– Jim Bearor
The number two seeded Rockets won Game 7 against the Clippers on Sunday afternoon, and they only have Monday to rest before kicking off the Western Conference Finals on Tuesday at Golden State, the number one seed.
No Rest for the Bearded
Houston just completed one of the greatest comebacks in the history of playoff basketball, but they won’t have any time to collect themselves and take a breather before being thrown right back into battle against the best team in the league. The Warriors punched their ticket to the next round on Friday night and have had Saturday, Sunday and Monday to take a step back and mentally refresh a little bit before Tuesday night’s Game 1. The situation the Rockets find themselves in – trying to maintain peak focus after winning a physically and emotionally taxing series – deserves to be in the short discussion previewing this series.
By the end of Game 1, it should be fairly obvious how this lack of rest has affected Houston, and how having the weekend off to regroup changes things for the Warriors. Hot as they are, I don’t see the Rockets going into Oracle Arena and controlling the atmosphere. Golden State is just too good, and the home crowd in Oakland is always a factor.
Alright, I’ve made my point. Let’s transition to the more tangible stuff.
Though the starting lineups for these two teams haven’t been completely consistent through the season series, there is no question that the Warriors have owned the Rockets this year. All four encounters resulted in double digit victories for Golden State. Dwight Howard wasn’t present for the first two games, so Andrew Bogut owned the glass in his absence. Howard did play the other two games though, and although he did make a difference down low, Houston was unable to prevent the signature quick, backbreaking runs where Curry and Thompson blow a game open before you can say Splash Bros.
How do they match up?
Well, the Rockets are capable of hanging with the Warriors, at least in terms of tempo. Both offenses are known for their ability to put up a bunch of points in a hurry, but outside of that, Golden State has the edge in nearly every other aspect of the game.
James Harden’s defense has significantly improved this year (it’s hard not to improve when you played defense like this), but he definitely still has his lapses. Dwight Howard has been looking like the Howard of old these playoffs, but – as it is with Harden – if he mentally slips a little and gets into foul trouble, suddenly the only advantage for the Rockets is gone as he is forced to play more conservative.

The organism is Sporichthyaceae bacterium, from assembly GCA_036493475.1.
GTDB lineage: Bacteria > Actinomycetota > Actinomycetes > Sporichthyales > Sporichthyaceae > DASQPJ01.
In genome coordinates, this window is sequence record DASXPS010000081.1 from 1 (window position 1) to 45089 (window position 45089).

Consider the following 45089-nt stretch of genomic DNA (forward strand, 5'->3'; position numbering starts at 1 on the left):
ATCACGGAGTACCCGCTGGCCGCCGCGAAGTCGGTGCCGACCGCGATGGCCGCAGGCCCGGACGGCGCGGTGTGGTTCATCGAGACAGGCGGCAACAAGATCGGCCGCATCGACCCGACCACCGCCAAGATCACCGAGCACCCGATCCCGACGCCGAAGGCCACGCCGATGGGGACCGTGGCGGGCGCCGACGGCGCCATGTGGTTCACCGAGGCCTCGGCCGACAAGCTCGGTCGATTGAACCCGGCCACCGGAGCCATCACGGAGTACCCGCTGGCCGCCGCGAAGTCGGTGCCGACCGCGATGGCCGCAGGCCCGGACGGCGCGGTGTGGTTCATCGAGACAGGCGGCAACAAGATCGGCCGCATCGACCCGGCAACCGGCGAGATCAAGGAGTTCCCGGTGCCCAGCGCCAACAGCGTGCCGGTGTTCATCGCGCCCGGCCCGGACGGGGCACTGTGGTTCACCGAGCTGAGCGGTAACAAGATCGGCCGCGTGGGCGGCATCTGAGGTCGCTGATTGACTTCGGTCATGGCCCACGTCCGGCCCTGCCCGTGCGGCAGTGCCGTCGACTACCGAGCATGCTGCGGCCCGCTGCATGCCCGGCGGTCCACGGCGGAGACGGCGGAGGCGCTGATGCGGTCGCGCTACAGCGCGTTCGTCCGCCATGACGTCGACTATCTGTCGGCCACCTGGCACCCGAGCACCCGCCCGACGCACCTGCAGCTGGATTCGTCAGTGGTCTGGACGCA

James Harden will likely be covered by Klay Thompson for the majority of the series, as Thompson’s size (6’7”) will limit Hardens ability to create space and draw the fouls he normally would from a smaller defender. If this is the case, Houston will likely turn to its 3-point shooting as it has all season.
Outside shooting has been a great strength for the Rockets all season, but Golden State’s depth at the wings could prove troublesome. They have Harrison Barnes and Draymond Green, then Andre Iguodala and David Lee coming off the bench. There will be pressure on Josh Smith and Trevor Ariza to continue to contribute on offense the way they have throughout this tough playoff run, especially since the bench of the Rockets is clearly outmatched.
This game pits the one seed against the two seed, but any way you slice it, the Warriors are the stronger team. They had the best regular season of any team, and they’ve had a relatively easy path through the playoffs so far. Wear and tear is much more likely to affect the Rockets, and they were weaker to begin with. I really did try to find an area of the game where Houston is noticeably better than Golden State, but I don’t think there is.
Klay Thompson – As stated earlier, Thompson will likely be the guy that is tasked with containing James Harden for most of the series. I hate to simplify an entire playoff series to a single matchup, but if Harden is held close to the 40% mark for field goal percentage, the Rockets won’t be able to keep up with the scoring pace of the Warriors.
On the other side of the court, Klay Thompson can’t have any space to operate, which means Harden, or whoever draws that assignment, will have to be all over him, all game, every game. That is a lot to ask of Harden, when considering his history on defense and his enormous scoring workload.
Trevor Ariza/Whoever has to guard Steph Curry (HA!) – On top of all the tall tasks I’ve touched on so far, the Rockets have to do something to get in the MVP’s way. Curry is going to get his, but preventing a couple fast breaks or forcing him to pass out of what normally would be a shot could make a huge difference for Houston. Ariza was in charge of defending Chris Paul for most of the Clippers series, although he would sometimes guard Blake Griffin for stretches.
Just as Klay Thompson’s size should help him get in Harden’s way, Ariza provides a physical mismatch for Curry.
If the Rockets win this series, it will be because they executed their game plan perfectly, James Harden didn’t let up on defense, Howard dominated the boards while avoiding foul trouble, and they hit almost all the “important” 3-pointers. I just don’t see all of these things happening.
The Warriors are well rested, they have home court advantage, they have a deeper roster, they have the most explosive offense in the NBA, and they have the league MVP. The Rockets steal one game at home, but the series is never close.
Warriors in 5.
By Jim Bearor, @JimBearor